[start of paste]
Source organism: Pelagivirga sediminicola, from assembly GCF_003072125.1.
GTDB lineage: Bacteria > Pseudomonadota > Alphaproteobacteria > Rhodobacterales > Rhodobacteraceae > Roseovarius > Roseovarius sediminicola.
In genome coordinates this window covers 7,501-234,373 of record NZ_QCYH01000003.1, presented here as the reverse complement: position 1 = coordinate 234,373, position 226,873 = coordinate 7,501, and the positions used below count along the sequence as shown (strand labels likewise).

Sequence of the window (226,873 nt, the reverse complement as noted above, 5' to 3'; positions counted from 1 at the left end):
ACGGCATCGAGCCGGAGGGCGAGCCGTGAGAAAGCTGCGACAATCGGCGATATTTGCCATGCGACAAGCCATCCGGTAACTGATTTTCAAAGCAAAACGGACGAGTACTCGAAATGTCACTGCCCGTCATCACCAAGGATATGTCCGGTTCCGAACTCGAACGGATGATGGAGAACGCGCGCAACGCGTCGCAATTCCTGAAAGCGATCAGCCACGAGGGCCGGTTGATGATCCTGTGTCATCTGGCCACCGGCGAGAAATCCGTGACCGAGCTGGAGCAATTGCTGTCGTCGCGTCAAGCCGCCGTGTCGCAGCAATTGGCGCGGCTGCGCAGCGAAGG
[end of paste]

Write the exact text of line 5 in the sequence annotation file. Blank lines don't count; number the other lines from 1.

ACGGCATCGAGCCGGAGGGCGAGCCGTGAGAAAGCTGCGACAATCGGCGATATTTGCCATGCGACAAGCCATCCGGTAACTGATTTTCAAAGCAAAACGGACGAGTACTCGAAATGTCACTGCCCGTCATCACCAAGGATATGTCCGGTTCCGAACTCGAACGGATGATGGAGAACGCGCGCAACGCGTCGCAATTCCTGAAAGCGATCAGCCACGAGGGCCGGTTGATGATCCTGTGTCATCTGGCCACCGGCGAGAAATCCGTGACCGAGCTGGAGCAATTGCTGTCGTCGCGTCAAGCCGCCGTGTCGCAGCAATTGGCGCGGCTGCGCAGCGAAGG